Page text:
Adopting a child will now take only around two months under a new law that simplifies the country’s adoption process and does away with months or even years of tedious processes.
President Rodrigo Duterte has enacted Republic Act 11222, or the “Simulated Birth Rectification Act,” on February 21, according to a document released by Malacañang Tuesday. The bill was filed at the House of Representatives in August 2017, and at the Senate in October 2018.
The new law aims to “provide for and allow a simpler and less costly administrative adoption proceeding where the child has been living with the person or persons who simulate her or his birth record” for at least three years before the effectivity of the act.
The new process requires a person to file a petition for adoption filed with the office of the Social Welfare and Development Officer (SWDO) of the city or municipality where the adoptee resides. The SWDO has seven days to examine the petition. If found sufficient in form and substance, the SWDO shall forward the petition to the regional director within three days, along with supporting documents.
The regional director then has up to 30 days to examine the petition and ask for additional information or evidence if necessary. The regional director will then make a recommendation to the Social Welfare Secretary, who has 30 days to decide on the petition.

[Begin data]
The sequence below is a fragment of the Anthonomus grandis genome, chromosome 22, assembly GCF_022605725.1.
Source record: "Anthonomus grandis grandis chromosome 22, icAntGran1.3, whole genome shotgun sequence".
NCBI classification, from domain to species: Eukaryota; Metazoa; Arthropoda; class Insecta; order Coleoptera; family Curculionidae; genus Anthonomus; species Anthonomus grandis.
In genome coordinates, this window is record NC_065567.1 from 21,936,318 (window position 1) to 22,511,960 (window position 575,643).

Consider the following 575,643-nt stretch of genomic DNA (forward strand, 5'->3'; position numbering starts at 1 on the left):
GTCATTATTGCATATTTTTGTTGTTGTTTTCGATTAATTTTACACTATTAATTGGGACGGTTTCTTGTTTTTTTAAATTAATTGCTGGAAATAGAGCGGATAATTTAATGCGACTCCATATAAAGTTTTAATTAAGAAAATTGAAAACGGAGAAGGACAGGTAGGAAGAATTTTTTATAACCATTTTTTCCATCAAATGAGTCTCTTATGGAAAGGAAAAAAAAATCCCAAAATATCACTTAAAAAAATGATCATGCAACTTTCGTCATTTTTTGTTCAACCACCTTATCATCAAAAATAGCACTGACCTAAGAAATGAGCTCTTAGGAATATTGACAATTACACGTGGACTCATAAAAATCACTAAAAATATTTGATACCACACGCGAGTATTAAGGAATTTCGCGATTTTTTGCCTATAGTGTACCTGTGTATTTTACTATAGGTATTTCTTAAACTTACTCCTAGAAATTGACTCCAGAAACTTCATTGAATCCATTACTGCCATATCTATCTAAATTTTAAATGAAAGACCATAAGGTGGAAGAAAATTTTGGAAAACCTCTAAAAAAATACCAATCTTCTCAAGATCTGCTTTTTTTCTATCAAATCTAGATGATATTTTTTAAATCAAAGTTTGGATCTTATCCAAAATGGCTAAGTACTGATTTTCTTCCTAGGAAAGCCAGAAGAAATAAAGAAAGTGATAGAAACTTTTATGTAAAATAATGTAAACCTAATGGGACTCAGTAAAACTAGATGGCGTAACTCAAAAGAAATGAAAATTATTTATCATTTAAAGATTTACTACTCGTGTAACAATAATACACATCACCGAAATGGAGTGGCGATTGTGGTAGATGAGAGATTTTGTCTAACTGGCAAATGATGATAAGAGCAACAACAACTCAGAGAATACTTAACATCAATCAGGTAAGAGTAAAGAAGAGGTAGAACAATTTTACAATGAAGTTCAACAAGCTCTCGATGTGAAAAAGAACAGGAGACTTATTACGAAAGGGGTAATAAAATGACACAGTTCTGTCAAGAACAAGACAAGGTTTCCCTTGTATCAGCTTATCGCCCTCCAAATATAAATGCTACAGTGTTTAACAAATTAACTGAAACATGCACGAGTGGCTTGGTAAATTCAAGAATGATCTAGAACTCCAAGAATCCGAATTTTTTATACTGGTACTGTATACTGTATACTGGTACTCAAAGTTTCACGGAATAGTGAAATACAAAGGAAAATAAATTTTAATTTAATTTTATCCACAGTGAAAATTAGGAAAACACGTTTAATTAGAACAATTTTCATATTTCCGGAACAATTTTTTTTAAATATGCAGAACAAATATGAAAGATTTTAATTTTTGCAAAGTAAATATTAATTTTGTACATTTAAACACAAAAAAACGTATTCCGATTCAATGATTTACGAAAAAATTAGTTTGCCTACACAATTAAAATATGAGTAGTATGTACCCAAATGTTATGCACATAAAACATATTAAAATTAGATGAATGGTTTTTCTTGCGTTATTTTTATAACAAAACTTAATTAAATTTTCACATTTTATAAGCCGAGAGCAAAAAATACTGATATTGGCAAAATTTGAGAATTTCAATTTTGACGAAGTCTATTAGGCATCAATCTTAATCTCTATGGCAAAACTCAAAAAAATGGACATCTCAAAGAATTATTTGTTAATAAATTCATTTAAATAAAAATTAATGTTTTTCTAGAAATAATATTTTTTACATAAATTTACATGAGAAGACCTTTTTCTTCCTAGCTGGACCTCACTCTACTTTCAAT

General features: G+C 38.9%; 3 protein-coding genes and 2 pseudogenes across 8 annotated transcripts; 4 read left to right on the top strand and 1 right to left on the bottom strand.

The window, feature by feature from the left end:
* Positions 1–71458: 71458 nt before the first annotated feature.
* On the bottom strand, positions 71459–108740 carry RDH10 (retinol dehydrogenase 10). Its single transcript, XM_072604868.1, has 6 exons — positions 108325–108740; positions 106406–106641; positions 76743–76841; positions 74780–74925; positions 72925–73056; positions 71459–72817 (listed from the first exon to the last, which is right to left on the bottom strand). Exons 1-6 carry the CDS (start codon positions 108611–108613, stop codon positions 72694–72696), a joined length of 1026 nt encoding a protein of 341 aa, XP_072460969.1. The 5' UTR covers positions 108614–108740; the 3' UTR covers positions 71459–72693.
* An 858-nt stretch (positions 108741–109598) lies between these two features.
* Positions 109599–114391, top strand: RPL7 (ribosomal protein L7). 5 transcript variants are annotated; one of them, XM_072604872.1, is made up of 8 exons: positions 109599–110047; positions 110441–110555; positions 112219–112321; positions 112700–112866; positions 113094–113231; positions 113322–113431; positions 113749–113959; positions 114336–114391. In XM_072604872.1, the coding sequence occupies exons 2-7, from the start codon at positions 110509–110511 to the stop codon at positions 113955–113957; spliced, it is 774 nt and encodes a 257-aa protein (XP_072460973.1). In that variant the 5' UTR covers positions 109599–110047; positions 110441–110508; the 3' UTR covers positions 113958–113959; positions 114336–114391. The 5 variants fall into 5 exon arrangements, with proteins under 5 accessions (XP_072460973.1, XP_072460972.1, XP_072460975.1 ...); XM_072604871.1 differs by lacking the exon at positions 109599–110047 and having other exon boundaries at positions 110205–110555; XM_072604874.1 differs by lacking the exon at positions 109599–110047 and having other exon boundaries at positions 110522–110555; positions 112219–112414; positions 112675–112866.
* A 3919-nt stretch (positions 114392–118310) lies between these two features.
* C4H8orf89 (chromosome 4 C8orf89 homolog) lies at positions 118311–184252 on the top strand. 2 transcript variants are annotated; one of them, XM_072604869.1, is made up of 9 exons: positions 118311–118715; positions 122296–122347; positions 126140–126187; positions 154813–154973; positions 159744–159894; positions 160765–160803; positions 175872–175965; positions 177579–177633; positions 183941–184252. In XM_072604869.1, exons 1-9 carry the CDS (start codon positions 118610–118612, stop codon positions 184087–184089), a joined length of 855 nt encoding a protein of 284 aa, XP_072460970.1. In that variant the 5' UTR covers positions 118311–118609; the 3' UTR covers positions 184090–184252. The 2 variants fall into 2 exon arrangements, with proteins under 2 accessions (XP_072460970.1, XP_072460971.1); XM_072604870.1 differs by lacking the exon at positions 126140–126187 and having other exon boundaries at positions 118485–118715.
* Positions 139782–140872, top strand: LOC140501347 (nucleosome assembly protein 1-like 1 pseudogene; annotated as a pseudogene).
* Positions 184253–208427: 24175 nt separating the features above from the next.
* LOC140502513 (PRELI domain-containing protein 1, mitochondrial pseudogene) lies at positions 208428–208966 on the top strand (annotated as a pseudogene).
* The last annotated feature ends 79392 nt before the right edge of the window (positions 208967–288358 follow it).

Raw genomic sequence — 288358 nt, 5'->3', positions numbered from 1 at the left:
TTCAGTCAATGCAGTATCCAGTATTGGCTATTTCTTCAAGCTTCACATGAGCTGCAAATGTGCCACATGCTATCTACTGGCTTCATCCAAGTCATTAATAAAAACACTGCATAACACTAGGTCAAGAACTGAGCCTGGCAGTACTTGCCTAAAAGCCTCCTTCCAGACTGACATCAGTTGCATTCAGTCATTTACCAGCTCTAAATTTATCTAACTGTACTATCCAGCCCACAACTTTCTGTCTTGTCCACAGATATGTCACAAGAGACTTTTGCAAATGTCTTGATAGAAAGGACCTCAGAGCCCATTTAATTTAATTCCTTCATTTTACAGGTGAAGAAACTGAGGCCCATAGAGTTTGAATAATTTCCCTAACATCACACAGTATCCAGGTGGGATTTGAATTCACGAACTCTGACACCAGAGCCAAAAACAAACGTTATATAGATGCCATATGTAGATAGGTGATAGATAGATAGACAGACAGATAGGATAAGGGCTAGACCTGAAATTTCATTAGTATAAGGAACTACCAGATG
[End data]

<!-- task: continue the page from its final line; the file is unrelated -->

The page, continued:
The DSWD shall then send the adoption order to the petitioners, concerned agencies, and the local civil registry. Socialized fees will be waived for indigent petitioners.
Once the administrative adoption is approved, the child shall be considered the legitimate child of the petitioner, entitled to all rights and obligations provided by law to legitimate children.
The DSWD, upon consultation with concerned agencies and child rights groups, is tasked to come up with implanting rules and regulations within 60 days from the effectivity of the act, which shall happen once published in state-run Official Gazette or in a major newspaper.
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